Photo Jun 20, 1 19 47 PMThe Bacon Butty ($12) has a powerful and pungent blue cheese flavor. There is a good amount of moist, chewy bacon—it had the perfect texture and amount of smokiness that have some oomph to the sandwich. The combination of avocado, scrambled eggs and blue cheese made for a great combo, and the creaminess from the spicy mayo added a certain level of unctuousness to the sandwich as well. The hot bread was nice and crusty, with a wonderful crunch as it was bitten into. It was also a pretty big panini—perfect for a filling brunch or lunch.

Photo Jun 20, 1 19 40 PMIn contrast to the Bacon Butty, which was slightly more traditional American, the Pass the Hash ($11) was very, very Italian. The eggs were cooked well and not dry at all. The garlic roasted potatoes provided some needed heft and the chorizo bumped up the meatiness of the panini. The whole sandwich had a great truffle flavor from the aioli that also perfumed the filling. The addition of Parmesan made the panini luxurious and really elevated the rather simple ingredients to something special, and tied it all together. The inside of the panini was creamy and contrasted with the crustiness of the grilled bread.Photo Jun 27, 1 27 15 PM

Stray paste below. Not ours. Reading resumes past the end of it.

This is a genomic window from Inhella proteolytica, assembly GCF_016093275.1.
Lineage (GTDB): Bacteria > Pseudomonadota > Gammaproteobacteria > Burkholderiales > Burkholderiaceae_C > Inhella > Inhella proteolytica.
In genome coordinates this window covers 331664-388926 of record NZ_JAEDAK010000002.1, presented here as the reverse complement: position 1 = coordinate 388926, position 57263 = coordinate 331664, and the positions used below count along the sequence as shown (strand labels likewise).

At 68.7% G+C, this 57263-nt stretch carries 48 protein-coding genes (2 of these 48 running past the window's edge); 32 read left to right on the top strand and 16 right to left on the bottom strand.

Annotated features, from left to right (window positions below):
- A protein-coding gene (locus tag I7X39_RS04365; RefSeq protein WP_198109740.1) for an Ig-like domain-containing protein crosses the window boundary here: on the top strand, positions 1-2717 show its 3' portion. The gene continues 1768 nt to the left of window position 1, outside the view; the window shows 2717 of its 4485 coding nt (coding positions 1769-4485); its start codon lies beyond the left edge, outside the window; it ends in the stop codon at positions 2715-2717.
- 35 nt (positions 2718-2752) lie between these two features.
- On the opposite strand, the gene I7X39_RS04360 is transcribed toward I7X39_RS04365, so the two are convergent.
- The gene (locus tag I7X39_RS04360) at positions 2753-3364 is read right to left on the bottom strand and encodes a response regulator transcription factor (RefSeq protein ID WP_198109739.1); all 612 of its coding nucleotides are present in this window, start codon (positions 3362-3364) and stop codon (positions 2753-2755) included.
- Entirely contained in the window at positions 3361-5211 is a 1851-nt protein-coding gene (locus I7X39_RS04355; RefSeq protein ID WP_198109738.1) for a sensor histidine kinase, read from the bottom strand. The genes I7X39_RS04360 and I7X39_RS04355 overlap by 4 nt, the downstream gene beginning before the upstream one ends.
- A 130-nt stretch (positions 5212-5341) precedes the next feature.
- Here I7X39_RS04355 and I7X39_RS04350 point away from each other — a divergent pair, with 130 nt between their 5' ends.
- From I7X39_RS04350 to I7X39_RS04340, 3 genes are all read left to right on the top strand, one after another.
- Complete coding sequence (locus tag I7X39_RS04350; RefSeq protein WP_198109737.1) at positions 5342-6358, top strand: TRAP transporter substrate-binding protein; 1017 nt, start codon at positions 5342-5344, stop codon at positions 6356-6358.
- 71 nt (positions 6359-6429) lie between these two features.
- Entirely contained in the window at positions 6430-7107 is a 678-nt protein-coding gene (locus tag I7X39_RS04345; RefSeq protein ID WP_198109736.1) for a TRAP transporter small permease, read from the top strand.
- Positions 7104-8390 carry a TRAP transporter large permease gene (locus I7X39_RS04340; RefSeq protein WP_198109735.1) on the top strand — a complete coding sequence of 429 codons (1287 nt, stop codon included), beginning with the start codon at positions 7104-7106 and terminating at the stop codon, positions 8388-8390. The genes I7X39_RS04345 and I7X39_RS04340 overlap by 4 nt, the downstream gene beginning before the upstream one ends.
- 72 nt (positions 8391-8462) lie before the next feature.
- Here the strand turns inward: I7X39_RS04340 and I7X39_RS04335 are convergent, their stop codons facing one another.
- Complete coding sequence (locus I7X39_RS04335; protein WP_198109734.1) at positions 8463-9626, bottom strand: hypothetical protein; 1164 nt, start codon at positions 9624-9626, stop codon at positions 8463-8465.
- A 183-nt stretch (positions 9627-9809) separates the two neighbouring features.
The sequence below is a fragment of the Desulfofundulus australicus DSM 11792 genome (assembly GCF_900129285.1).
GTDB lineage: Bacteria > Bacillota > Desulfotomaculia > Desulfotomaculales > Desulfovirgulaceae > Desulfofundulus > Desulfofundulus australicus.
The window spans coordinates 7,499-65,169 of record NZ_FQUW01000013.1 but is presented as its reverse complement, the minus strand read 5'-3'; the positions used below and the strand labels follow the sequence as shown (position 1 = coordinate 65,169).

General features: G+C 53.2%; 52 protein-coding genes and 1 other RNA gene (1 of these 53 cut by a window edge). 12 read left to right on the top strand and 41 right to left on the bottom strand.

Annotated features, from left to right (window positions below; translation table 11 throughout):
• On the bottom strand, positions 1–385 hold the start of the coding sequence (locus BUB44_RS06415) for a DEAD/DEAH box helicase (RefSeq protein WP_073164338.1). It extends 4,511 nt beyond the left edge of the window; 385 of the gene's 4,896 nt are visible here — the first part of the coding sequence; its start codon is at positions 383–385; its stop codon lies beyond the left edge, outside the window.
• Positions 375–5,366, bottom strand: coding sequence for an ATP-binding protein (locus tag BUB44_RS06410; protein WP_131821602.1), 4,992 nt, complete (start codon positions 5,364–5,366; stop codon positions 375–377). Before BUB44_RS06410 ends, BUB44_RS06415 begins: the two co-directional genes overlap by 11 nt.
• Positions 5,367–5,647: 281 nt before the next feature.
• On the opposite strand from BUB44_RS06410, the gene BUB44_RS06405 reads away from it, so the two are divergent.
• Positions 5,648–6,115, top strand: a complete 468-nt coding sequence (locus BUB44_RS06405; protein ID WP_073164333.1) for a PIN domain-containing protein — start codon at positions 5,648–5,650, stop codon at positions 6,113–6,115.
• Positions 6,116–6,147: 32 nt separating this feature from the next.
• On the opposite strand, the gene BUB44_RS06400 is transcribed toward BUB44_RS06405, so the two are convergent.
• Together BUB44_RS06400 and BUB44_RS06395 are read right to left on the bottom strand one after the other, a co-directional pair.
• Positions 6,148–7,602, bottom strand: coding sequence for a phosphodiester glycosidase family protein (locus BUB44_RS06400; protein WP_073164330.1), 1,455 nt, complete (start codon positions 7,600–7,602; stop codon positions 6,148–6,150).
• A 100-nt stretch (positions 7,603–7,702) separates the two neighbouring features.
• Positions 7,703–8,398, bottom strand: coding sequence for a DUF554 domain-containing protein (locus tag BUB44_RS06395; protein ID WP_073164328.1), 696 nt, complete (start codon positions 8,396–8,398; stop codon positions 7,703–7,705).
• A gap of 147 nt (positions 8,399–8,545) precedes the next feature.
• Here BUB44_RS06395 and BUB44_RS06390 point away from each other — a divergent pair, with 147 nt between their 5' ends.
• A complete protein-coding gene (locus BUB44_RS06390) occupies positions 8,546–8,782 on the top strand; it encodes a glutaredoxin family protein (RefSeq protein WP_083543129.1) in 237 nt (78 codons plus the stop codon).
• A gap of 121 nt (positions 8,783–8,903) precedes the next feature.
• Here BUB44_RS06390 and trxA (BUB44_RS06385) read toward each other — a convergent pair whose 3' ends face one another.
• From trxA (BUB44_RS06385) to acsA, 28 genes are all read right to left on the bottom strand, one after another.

Photo Jun 27, 1 28 35 PMThose two panini were super filling and so delicious that a couple of weeks later we decided to pick up a panini to share as an afternoon snack—alright, I’ll admit…a big snack!—and it was the best takeout ever. The Porchetta ($11) panini was definitely made for the carnivorous at heart. Porchetta is a boneless pork loin that is stuffed with herbs, garlic, then rolled and roasted with the skin still on to keep then meat moist and delicious. In the Porchetta panini, the meaty pork loin was fatty with juice gushing out of the meat. It was topped with a fresh and spicy slaw that was definitely helpful in cutting through the rich, fatty meat. The pickle slaw were a nice surprise hidden in the middle of the panini, and the rosemary aioli also gave the sandwich a nice earthiness and deep woody flavor. The bread soaked up the pork juices and it was mouthwateringly delicious.

Photo Jun 20, 1 27 57 PMIl Bambino is the perfect spot for some lunch, brunch or anything in between. It has a ton of great Italian panini available and great beers and wines to pair with them. While the restaurant might be small in size, it makes up for it with big played and bold flavors. Buon Appetito!